America's Drinking Water Dilemma

Do drinking water standards really protect the public health?

In today's chemically dependent society, it has been undeniably demonstrated that America's drinking water contains numerous industrial chemicals, pesticides, pharmaceuticals and compounds from the water treatment process itself. 1, 2 Our primary defense against this chemical assault is the water industry's compliance with the Safe Drinking Water Act (SDWA) and Primary Drinking Water Standards. This defense, however, may not be adequate. Consumer confidence in the quality of it and our government's ability to effectively ensure the purity and safety of drinking water would appear to be at an all time low. This is evidenced by a growing trend in the number of lawsuits against water utilities. For example, in California there are 20 pending lawsuits, involving 2,200 plaintiffs and 123 defendants, that claim drinking water is unhealthy, even if it does meet government standards.3 Given this environment of eroded trust, should the American public continue to put faith in a regulatory policy (i.e., the use of drinking water standards) that is supposed to protect their health? And if there is any reasonable doubt about the effectiveness of these standards, what are the potential solutions?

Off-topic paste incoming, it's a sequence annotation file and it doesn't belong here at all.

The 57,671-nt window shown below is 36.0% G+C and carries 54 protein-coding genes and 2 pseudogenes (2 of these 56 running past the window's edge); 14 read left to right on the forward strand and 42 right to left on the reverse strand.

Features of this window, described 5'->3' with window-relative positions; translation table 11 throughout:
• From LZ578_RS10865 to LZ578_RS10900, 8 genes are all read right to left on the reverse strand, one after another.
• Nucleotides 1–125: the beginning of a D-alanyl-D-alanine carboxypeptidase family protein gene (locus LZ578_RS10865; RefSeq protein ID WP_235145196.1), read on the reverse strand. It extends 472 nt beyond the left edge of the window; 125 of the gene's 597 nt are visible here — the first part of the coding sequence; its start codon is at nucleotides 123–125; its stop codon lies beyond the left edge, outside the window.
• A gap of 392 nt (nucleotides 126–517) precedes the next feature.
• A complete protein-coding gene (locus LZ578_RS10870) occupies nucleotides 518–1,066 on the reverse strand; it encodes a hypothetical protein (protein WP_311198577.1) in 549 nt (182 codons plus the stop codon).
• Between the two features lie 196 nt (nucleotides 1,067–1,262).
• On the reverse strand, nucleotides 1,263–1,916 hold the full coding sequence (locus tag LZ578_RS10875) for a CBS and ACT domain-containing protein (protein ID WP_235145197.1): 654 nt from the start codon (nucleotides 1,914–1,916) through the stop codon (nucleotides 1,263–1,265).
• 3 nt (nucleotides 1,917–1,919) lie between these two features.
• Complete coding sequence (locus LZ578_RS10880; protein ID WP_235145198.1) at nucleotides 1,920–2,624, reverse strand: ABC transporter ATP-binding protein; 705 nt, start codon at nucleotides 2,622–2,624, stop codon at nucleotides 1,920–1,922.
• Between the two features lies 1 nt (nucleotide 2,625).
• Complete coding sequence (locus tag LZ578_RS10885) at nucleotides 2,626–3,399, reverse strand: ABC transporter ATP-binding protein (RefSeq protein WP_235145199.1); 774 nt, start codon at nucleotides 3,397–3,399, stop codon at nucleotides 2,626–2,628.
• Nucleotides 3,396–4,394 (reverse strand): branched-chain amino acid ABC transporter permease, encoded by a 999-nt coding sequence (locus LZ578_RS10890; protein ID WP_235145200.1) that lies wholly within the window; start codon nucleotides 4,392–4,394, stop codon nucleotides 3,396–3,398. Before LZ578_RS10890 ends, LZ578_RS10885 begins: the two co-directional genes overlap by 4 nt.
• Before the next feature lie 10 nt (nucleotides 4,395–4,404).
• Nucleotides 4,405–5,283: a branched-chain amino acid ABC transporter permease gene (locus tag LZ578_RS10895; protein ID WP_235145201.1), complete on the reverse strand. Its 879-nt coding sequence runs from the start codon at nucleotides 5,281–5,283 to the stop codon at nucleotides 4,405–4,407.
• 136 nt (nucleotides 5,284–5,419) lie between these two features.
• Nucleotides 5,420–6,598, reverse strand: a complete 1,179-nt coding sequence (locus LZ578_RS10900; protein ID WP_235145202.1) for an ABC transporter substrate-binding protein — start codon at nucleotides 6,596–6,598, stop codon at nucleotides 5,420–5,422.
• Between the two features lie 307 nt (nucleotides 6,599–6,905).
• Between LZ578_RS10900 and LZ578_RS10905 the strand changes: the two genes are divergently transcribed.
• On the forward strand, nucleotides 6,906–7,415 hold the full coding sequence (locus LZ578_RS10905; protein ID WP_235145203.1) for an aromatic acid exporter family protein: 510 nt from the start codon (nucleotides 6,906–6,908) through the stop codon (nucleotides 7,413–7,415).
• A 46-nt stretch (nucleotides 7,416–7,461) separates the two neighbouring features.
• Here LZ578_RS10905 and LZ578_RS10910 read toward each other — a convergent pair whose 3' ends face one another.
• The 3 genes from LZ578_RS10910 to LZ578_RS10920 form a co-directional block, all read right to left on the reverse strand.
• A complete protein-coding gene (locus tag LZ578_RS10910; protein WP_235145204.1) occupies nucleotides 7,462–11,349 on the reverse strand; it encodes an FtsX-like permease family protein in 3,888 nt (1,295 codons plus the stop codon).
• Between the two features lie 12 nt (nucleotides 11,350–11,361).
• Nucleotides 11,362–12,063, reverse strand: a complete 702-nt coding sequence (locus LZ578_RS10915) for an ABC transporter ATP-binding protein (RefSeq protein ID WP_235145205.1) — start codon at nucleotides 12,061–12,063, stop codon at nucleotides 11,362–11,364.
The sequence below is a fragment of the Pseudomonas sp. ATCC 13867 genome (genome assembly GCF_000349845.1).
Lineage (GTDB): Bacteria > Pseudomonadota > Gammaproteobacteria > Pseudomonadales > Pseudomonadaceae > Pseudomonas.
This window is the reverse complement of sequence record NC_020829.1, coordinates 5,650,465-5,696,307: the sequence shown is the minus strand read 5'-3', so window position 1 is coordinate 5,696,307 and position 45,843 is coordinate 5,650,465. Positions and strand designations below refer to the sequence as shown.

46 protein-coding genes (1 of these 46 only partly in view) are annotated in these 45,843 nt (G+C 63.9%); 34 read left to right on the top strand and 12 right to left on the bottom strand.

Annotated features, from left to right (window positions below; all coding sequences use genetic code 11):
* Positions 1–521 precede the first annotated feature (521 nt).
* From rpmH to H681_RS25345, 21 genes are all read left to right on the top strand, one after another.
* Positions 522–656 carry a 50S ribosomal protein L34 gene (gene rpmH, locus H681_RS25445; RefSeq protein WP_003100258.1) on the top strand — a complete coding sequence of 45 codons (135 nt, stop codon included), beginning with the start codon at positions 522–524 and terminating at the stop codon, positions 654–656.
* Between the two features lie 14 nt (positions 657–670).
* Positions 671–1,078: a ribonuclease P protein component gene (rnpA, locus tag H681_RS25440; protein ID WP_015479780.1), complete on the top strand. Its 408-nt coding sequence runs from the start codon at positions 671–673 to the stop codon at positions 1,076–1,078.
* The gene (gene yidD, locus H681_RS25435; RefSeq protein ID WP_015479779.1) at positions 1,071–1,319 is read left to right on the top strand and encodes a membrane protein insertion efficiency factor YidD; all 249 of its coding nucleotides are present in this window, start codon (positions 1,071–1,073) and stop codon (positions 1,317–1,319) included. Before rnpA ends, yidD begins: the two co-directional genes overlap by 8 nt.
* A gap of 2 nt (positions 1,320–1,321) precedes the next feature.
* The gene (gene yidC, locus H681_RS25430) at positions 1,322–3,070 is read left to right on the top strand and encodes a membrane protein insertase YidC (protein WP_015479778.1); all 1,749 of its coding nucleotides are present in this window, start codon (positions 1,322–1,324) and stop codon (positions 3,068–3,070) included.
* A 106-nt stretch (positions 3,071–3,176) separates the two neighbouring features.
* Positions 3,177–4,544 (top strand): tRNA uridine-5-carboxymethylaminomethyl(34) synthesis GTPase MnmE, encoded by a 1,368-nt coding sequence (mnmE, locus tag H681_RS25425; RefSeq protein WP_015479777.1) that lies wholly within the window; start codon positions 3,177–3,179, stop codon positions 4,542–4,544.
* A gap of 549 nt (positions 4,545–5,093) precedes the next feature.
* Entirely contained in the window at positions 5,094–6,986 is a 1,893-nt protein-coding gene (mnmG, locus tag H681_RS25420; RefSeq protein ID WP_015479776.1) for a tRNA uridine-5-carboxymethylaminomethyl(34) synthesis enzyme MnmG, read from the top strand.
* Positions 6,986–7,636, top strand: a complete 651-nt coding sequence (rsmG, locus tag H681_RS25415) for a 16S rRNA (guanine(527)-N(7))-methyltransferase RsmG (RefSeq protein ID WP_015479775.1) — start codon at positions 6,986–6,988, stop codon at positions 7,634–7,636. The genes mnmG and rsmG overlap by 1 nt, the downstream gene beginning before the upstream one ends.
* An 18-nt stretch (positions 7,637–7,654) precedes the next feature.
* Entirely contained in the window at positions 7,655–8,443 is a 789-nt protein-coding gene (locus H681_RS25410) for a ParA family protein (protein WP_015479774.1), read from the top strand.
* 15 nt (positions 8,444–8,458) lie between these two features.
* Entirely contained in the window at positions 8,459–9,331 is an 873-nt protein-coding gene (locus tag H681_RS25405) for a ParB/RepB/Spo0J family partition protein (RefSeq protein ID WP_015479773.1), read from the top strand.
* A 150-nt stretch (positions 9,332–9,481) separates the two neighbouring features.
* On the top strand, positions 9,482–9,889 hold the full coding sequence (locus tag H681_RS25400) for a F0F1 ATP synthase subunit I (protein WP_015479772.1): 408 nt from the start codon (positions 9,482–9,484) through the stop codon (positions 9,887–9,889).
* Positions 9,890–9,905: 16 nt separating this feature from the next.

Beyond A Reasonable Scientific Doubt
For a civil case in a court of law, the plaintiffs have the burden of proof. It will be almost impossible for any expert to establish beyond a reasonable scientific doubt that there is a causative link between consuming drinking water that contains low levels of a pollutant(s) and a specific human illness. This is, in part, the direct result of not having actual chemical-specific information on the relationship between the exposure to known concentrations of chemical and human health effects. On the other hand, the water utilities are faced with the same dilemma in establishing that there is no harm. Unfortunately for the water industry, the plaintiffs have a reasonable argument simply because there are chemicals of concern in drinking water as a result of obvious flaws in the current application of standards to protect human health. It can be argued, therefore, that drinking water standards cannot be demonstrated to be protective of the public health for the following reasons: